At the Babel Conference

This past Saturday, I pretended I could shift my academic work day to Sunday so that I could attend the Saturday sessions of the 2015 Babel Conference here at the University of Toronto. I felt so guilty not working and yet, shirking my duties for one type of work led to a different kind of work that was just as, if not more, important in its own way.

In the poetry/translation session, there was a woman (Vanessa Scott) who was carrying around yarn and crochet hooks for an art piece linking women and textiles/textuality. Anyone who was able to could contribute a link or two to the chain. I started crocheting in the translation session between writing pseudo-translation poems and afterwards, Vanessa gave me several lengths of yarn to work on as the day wore on, telling me, “You’re good at this. I want to see no less than 9!” I took her up on the offer and crocheted during the dance performances of Cleopatra, Philomela, Salomé. I took the yarn to the session on Hybrid Publishing and worked steadily there, snapping and tweeting these photos, calling it Women’s Work and Multitasking.

Women's Work I Women's Work II

As a single parent of two kids — a title that feels both foreign and familiar, and a role I’m getting used to as days pass — and as an older student, I’ve had to face a work-life balance that men do not have to face — the daily multitasking and emotional labour of being a female-bodied, feminine embodied person in this world. I am coming to terms with my own internalized misogyny. I have oft referred to myself as a gender-neutral ‘parent’ rather than as a ‘mother’ because of the baggage that word carries with it for me. I call myself a person, rather than a woman, because of how uncomfortable I feel being called and referred to as a woman. I am a parent. I am a person. But on Saturday, that shifted.

A poem I wrote in Saturday’s session, a pseudo-translation based on an Old English text, reflects the tension I feel between my own staccato relationship with my mother and my nigh resplendent experiences AS a mother, working to give my children so much maternal connection that I have lacked as a daughter to my own mother.

Crocheting while writing poetry is a familiar place for me. I have found myself in that same space often. I am a poet. I knit. I crochet. However, crocheting in the Hybrid Publishing session, I felt really uncomfortable not paying what looked like full attention to the speakers in the discussion. I felt like I wasn’t playing the game properly. It was a collision of my identities. A collision of worlds — of the private, home-based sphere of text and textile-based creativity and craft, and the semi-public, professional sphere of academia. And while sitting with that discomfort, I then realized that I was also there in that session as a performer of women’s work, showing that I could multitask and pay attention just fine to what was being said. After all, this is what Stitch’n’Bitch groups and sewing bees are all about — talking and connecting while creating textile-based crafts. I felt on showcase in that session as a woman doing what is traditionally women’s work in a [traditionally male-dominated] academic and very technological setting: people were live-tweeting and the session was centred around digital publishing. It wouldn’t have had the same effect were a man crocheting in that session. It would look like the same action, but it would not be the same action for the simple and laden reason that crocheting is an activity centred in the female sphere. I incorporated the textiles and the digital medium in a tweet, which brought the chain full circle, linking women’s work and multitasking to academia and the digital world of connected and interconnected social media.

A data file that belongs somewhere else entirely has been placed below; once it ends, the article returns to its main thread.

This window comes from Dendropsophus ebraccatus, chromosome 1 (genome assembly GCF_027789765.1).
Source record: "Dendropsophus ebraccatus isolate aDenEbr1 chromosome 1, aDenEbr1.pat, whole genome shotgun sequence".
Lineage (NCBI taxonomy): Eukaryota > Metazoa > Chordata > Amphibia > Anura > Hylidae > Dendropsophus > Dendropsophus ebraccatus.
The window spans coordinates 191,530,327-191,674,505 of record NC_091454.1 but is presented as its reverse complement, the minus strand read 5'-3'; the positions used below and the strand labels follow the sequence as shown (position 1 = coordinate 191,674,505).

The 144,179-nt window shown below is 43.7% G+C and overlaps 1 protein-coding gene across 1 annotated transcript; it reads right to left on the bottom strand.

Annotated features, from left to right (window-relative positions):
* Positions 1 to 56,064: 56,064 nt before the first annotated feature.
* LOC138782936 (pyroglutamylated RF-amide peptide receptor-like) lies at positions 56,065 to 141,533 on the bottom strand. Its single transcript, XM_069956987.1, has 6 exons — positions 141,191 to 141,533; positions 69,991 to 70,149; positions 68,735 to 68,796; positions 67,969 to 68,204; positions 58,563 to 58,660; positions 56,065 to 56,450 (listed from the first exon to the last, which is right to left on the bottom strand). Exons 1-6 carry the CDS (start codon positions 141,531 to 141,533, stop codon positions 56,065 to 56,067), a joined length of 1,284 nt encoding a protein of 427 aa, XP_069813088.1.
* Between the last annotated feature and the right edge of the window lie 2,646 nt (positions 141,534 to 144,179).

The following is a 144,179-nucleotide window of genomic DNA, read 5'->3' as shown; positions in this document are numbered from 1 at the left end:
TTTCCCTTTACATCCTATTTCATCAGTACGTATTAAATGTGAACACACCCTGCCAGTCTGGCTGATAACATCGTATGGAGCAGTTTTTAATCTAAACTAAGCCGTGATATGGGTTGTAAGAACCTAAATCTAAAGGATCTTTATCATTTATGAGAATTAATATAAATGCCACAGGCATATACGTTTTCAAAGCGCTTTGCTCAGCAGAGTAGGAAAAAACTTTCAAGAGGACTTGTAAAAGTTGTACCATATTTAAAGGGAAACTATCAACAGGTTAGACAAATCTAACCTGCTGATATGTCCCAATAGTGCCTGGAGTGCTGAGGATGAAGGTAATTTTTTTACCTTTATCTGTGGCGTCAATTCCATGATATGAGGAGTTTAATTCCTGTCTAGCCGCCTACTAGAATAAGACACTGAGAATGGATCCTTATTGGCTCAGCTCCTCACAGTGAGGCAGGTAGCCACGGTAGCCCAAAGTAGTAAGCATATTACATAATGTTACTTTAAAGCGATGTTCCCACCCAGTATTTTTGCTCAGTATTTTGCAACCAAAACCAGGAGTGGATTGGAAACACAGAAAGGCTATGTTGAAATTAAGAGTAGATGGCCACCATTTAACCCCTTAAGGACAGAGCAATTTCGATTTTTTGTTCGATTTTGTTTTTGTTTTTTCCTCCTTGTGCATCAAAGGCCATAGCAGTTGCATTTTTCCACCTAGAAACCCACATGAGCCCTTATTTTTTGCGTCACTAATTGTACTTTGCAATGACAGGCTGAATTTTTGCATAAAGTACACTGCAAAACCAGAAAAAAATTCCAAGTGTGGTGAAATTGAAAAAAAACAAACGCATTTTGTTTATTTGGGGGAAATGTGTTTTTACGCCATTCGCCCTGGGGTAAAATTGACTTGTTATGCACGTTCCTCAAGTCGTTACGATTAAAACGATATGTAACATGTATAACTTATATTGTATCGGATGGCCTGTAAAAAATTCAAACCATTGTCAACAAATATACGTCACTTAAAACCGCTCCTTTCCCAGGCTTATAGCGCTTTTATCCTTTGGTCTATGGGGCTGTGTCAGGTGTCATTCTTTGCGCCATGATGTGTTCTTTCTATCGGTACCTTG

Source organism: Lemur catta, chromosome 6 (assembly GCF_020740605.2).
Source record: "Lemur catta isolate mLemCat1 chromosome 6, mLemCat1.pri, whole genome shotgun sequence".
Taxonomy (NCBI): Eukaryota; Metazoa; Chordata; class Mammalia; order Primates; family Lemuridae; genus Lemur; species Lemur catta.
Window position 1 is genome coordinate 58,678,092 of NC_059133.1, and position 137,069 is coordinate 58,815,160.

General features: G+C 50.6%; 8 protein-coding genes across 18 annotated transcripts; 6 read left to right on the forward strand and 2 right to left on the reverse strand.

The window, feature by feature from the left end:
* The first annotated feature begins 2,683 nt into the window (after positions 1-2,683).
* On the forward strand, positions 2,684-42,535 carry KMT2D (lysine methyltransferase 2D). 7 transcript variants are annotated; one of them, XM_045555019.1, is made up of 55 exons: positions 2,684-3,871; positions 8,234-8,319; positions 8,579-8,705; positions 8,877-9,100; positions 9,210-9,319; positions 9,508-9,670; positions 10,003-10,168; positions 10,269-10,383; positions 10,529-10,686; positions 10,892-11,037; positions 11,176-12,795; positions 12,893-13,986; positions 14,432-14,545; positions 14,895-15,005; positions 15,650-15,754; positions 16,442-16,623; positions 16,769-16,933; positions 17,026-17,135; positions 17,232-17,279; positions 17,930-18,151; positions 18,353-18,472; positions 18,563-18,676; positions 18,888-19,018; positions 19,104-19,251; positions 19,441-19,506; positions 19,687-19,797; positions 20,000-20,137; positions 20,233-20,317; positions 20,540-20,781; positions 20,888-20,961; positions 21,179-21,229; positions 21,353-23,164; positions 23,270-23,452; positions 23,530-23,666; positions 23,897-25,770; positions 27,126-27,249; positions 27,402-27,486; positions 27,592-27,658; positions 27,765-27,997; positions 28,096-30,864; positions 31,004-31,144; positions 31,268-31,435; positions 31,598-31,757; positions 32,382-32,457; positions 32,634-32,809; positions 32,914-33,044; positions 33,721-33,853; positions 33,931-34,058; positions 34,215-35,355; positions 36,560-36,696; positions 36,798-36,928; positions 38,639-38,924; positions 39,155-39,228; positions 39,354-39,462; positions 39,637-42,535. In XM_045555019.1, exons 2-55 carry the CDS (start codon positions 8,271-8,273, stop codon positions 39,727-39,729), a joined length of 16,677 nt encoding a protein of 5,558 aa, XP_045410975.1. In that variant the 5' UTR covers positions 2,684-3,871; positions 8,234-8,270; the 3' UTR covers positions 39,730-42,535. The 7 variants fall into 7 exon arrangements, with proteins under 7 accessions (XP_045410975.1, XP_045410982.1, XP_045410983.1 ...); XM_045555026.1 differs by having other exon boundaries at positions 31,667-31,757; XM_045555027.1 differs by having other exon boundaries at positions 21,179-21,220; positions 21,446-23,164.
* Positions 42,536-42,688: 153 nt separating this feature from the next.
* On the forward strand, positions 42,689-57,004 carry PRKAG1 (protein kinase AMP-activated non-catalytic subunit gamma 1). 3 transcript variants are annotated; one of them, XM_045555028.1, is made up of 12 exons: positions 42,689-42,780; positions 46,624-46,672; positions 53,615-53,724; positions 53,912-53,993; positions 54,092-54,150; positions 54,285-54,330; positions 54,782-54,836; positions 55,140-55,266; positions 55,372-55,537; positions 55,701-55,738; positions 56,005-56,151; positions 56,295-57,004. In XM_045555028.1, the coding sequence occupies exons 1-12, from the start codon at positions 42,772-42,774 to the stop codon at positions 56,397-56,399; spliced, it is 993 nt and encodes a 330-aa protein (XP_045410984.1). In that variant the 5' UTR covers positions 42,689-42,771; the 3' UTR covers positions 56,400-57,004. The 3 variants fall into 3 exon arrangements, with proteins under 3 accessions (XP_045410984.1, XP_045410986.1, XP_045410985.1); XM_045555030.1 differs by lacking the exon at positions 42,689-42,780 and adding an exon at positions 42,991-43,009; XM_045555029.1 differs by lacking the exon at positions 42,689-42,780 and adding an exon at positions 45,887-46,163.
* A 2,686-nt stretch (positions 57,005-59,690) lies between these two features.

Because this particular session was set up as a discussion from the beginning, with no papers or presentations, I was able to participate, which is new for me. In a discussion thread, one of the organizers had suggested that it was the labour of an article or of the editing of an article that was important and not the process of it. I raised my hand between crocheting chain stitches and said, initially, “You cannot extricate labour from process.” He nodded, in a dawning accordance. I finished what I had to say and then tweeted this quote, which the other organizer immediately retweeted. We were all multitasking and connecting. Yet, I had the extra with me. The crocheting. The additionally-visible layer of multitasking as a woman in this world, labouring and processing, stitch by stitch, tweet by retweet, connecting with others in that room, others on Twitter, connecting with all the other women crocheting and dancing and sharing other parts of themselves, and finally, connecting with other aspects of myself that I didn’t know were there. It was a unifying experience for me:

Connection. Women’s work. Labour. Process. Motherhood. Poetry. Academia. Texts/textiles/textuality and the inter-connected inter-textuality of Womanness.

I am not just an academic. I am not just a poet.

I am not just a parent; I’m not just a person. Because of the experiences of that day, I feel safe to say I am a mother. I feel empowered to say I am a woman.

This conference was really healing for me in ways I hadn’t anticipated.

Do What You Love

Years ago, a friend of mine introduced me to the fabulousness of Florence Foster Jenkins, an astonishing singer with more guts and determination (and possibly delusions) than most of us have. The first song of hers I heard was Mozart’s Queen of the Night aria, Der Hölle Rache, from The Magic Flute. It was etched so firmly into my psyche as the “right” way to sing this song that anytime I hear it sung the socially acceptable and appreciated way, it sounds wrong to me. Boring. Uninspired. Technically perfect but utterly lacking in soul, style or personality.

“People may say I can’t sing,” she said, “but no one can ever say I didn’t sing.”

So last week, when another friend posted this 8-year old girl’s rendition of her favourite aria, I had to have a listen, and I was not disappointed. On the contrary, I was completely entertained and thoroughly thrilled for her. She strikes a beautifully Continue reading

Redefining Beauty: Compassion in Action

What this man is doing is just the most beautiful thing ever. He deserves All The Awards for his work. Watch/Read Here

Photo Credit: Rick Guidotti